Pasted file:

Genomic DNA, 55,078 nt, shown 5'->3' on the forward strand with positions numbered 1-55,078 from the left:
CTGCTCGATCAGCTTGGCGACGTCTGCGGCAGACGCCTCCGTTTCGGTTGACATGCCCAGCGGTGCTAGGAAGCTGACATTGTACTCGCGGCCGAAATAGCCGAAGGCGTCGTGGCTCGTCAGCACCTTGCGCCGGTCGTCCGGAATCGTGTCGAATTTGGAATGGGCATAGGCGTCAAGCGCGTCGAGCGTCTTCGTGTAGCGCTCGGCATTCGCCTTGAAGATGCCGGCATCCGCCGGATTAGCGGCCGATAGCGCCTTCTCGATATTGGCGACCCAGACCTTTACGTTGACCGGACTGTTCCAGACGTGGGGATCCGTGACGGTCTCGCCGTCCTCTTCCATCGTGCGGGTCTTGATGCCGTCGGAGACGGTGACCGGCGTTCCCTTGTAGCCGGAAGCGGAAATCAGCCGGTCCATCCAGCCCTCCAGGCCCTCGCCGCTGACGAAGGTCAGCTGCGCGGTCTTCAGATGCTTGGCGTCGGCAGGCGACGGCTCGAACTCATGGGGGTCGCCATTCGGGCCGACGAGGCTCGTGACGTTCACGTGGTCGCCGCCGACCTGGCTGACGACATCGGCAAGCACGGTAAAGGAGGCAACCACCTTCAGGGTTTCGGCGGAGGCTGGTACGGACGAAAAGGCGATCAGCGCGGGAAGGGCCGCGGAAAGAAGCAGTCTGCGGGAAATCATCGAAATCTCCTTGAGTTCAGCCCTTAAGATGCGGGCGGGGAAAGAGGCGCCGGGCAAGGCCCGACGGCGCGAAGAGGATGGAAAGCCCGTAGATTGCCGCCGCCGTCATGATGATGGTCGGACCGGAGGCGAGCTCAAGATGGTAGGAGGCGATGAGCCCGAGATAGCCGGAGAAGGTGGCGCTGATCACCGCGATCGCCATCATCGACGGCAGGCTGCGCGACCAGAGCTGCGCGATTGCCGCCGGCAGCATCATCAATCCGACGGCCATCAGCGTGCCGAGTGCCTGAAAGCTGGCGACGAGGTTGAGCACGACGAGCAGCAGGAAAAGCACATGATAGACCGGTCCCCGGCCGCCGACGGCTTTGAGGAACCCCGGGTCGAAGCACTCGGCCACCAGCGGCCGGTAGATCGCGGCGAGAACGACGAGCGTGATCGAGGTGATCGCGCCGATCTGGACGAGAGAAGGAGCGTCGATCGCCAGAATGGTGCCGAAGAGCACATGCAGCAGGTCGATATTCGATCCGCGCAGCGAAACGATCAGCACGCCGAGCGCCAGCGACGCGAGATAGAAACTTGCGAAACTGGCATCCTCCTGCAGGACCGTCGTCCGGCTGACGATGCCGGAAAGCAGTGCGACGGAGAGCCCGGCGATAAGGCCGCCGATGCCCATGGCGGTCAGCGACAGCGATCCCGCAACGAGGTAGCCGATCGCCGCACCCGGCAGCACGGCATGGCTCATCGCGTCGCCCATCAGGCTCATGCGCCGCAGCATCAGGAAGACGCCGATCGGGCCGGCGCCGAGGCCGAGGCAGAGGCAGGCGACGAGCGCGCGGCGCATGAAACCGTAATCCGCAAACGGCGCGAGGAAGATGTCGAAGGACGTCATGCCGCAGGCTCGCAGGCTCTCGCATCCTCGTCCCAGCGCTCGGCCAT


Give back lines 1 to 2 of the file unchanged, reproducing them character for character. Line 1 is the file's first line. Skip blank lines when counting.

Genomic DNA, 55,078 nt, shown 5'->3' on the forward strand with positions numbered 1-55,078 from the left:
CTGCTCGATCAGCTTGGCGACGTCTGCGGCAGACGCCTCCGTTTCGGTTGACATGCCCAGCGGTGCTAGGAAGCTGACATTGTACTCGCGGCCGAAATAGCCGAAGGCGTCGTGGCTCGTCAGCACCTTGCGCCGGTCGTCCGGAATCGTGTCGAATTTGGAATGGGCATAGGCGTCAAGCGCGTCGAGCGTCTTCGTGTAGCGCTCGGCATTCGCCTTGAAGATGCCGGCATCCGCCGGATTAGCGGCCGATAGCGCCTTCTCGATATTGGCGACCCAGACCTTTACGTTGACCGGACTGTTCCAGACGTGGGGATCCGTGACGGTCTCGCCGTCCTCTTCCATCGTGCGGGTCTTGATGCCGTCGGAGACGGTGACCGGCGTTCCCTTGTAGCCGGAAGCGGAAATCAGCCGGTCCATCCAGCCCTCCAGGCCCTCGCCGCTGACGAAGGTCAGCTGCGCGGTCTTCAGATGCTTGGCGTCGGCAGGCGACGGCTCGAACTCATGGGGGTCGCCATTCGGGCCGACGAGGCTCGTGACGTTCACGTGGTCGCCGCCGACCTGGCTGACGACATCGGCAAGCACGGTAAAGGAGGCAACCACCTTCAGGGTTTCGGCGGAGGCTGGTACGGACGAAAAGGCGATCAGCGCGGGAAGGGCCGCGGAAAGAAGCAGTCTGCGGGAAATCATCGAAATCTCCTTGAGTTCAGCCCTTAAGATGCGGGCGGGGAAAGAGGCGCCGGGCAAGGCCCGACGGCGCGAAGAGGATGGAAAGCCCGTAGATTGCCGCCGCCGTCATGATGATGGTCGGACCGGAGGCGAGCTCAAGATGGTAGGAGGCGATGAGCCCGAGATAGCCGGAGAAGGTGGCGCTGATCACCGCGATCGCCATCATCGACGGCAGGCTGCGCGACCAGAGCTGCGCGATTGCCGCCGGCAGCATCATCAATCCGACGGCCATCAGCGTGCCGAGTGCCTGAAAGCTGGCGACGAGGTTGAGCACGACGAGCAGCAGGAAAAGCACATGATAGACCGGTCCCCGGCCGCCGACGGCTTTGAGGAACCCCGGGTCGAAGCACTCGGCCACCAGCGGCCGGTAGATCGCGGCGAGAACGACGAGCGTGATCGAGGTGATCGCGCCGATCTGGACGAGAGAAGGAGCGTCGATCGCCAGAATGGTGCCGAAGAGCACATGCAGCAGGTCGATATTCGATCCGCGCAGCGAAACGATCAGCACGCCGAGCGCCAGCGACGCGAGATAGAAACTTGCGAAACTGGCATCCTCCTGCAGGACCGTCGTCCGGCTGACGATGCCGGAAAGCAGTGCGACGGAGAGCCCGGCGATAAGGCCGCCGATGCCCATGGCGGTCAGCGACAGCGATCCCGCAACGAGGTAGCCGATCGCCGCACCCGGCAGCACGGCATGGCTCATCGCGTCGCCCATCAGGCTCATGCGCCGCAGCATCAGGAAGACGCCGATCGGGCCGGCGCCGAGGCCGAGGCAGAGGCAGGCGACGAGCGCGCGGCGCATGAAACCGTAATCCGCAAACGGCGCGAGGAAGATGTCGAAGGACGTCATGCCGCAGGCTCGCAGGCTCTCGCATCCTCGTCCCAGCGCTCGGCCAT